Dowser reports on a new study on Social Entrepreneurship. The study is based on data of fellowship applicants to Echoing Green (a company that invests in Social Entrepreneurship ventures). It finds a diversity of revenue models -- from those that depend on donations, to others that are self-sustainable. Hybrid models are becoming more common. The study goes beyond the big names and players in the field -- it includes "those who were starting from scratch."
One important caveat is that our study is not meant to be normative--I do not mean to say that all organizations should have one kind of revenue model. It makes sense for some organizations to have a commercial business model, but not all. In the social sector one has to understand that some interventions will never be commercially viable, but they are needed and it’s important to continue supporting these initiatives philanthropically through grants and other types of giving.
The method of the study:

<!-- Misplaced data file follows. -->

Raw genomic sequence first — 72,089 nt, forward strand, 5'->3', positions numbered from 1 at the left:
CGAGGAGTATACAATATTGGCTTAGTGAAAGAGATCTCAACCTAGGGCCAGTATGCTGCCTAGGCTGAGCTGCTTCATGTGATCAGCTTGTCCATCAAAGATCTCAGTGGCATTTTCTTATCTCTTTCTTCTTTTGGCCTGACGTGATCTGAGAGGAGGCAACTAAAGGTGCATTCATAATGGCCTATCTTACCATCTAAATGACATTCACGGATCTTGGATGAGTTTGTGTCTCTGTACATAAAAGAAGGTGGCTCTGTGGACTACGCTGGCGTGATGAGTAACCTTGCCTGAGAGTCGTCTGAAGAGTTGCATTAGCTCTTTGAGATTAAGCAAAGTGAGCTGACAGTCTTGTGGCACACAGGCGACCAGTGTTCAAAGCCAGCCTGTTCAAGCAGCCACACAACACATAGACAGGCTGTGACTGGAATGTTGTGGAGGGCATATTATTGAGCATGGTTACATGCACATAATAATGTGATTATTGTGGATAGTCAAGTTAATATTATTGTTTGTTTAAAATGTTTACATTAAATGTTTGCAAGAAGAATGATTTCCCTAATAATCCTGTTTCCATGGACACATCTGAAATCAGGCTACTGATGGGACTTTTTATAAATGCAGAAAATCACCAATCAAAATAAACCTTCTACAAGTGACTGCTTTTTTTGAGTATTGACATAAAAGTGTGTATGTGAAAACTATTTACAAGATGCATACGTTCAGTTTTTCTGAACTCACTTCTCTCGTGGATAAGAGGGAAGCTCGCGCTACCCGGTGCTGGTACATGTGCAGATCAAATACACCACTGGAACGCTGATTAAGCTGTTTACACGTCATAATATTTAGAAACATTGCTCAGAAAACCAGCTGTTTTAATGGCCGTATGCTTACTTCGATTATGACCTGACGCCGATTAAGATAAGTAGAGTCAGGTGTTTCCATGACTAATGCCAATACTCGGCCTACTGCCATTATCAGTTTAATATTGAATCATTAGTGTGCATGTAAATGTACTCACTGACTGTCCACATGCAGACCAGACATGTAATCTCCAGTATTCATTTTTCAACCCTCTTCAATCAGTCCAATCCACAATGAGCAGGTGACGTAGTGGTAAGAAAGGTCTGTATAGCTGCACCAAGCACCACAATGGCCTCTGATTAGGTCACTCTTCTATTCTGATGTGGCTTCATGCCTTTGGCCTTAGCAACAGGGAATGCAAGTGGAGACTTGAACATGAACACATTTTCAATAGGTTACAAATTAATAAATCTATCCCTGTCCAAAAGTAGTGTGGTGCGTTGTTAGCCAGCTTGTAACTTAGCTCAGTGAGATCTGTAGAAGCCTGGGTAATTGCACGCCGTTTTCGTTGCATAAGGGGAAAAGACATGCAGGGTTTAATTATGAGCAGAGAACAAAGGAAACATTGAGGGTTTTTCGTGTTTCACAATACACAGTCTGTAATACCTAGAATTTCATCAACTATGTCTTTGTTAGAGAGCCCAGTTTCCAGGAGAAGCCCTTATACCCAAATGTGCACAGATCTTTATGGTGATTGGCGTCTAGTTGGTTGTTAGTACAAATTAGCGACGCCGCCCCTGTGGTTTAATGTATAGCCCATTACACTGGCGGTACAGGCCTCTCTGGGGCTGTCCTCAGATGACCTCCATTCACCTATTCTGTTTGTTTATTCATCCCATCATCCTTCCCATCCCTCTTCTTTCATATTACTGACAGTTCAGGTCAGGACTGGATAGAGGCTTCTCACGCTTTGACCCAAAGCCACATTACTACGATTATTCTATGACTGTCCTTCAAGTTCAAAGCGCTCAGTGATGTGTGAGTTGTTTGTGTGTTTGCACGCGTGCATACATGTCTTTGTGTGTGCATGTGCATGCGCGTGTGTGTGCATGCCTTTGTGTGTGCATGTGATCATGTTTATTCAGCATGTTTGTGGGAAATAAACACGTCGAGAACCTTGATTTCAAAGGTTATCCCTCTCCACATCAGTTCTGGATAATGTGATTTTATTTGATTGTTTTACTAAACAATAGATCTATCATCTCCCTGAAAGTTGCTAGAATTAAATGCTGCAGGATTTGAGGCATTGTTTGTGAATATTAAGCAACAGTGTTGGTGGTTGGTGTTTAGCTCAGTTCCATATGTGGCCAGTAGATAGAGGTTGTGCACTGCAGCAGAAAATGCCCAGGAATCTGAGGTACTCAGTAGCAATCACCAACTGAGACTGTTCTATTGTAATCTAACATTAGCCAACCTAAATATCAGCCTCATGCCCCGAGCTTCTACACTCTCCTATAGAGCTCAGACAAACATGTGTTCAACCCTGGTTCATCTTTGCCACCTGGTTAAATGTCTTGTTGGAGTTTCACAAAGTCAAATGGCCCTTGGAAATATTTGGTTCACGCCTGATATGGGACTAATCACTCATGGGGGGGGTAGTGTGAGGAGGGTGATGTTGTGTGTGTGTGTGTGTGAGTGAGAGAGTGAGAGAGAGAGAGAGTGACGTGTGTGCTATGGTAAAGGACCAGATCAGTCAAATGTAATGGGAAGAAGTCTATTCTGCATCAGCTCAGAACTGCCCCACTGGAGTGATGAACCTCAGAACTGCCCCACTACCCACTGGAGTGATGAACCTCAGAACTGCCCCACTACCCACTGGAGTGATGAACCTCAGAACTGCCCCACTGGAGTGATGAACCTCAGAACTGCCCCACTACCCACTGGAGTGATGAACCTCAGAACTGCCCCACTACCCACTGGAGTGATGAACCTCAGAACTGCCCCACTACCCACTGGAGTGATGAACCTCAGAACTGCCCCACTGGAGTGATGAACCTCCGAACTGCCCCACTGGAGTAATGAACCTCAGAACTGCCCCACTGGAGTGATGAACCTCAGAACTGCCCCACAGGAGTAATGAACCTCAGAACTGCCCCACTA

We decided to partner with Echoing Green, a fellowship organization that aims to promote social entrepreneurship. They attract applications from thousands of social entrepreneurs from around the world, and every year they fund between 15 and 20 social entrepreneurs. Together with Cheryl Dorsey and Lara Galinsky from Echoing Green (EG), Matt and I started brainstorming about the type of study we could do. It was obvious to us that the best approach was to look at the whole group that had applied. It's not an unbiased sample, because these are self-selected people who wanted to become EG fellows. Fortunately, EG has a definition of social entrepreneur that is very inclusive. We looked at the people who applied for the fellowship between 2006 and 2011--there were thousands. Then we took a random sample of 40 percent of all the applications--that was 3500 applicants-either in the process of launching their social enterprise or getting ready to launch. We created a codebook with 100 variables—basically a list of items corresponding to qualitative factors about the applicants. For example, one has to do with the type of revenue model that these applicants might be using. We created a code for the three different kinds of revenue models—based on donations only, on commercially generated revenues only, or on the mix of the two. [Note: The study also had codes for the aims of the projects and the beneficiaries, as well as plans for legal incorporation.] Throughout the process, we had multiple researchers review each application to make sure that their interpretations were consistent. The whole coding process took over a year.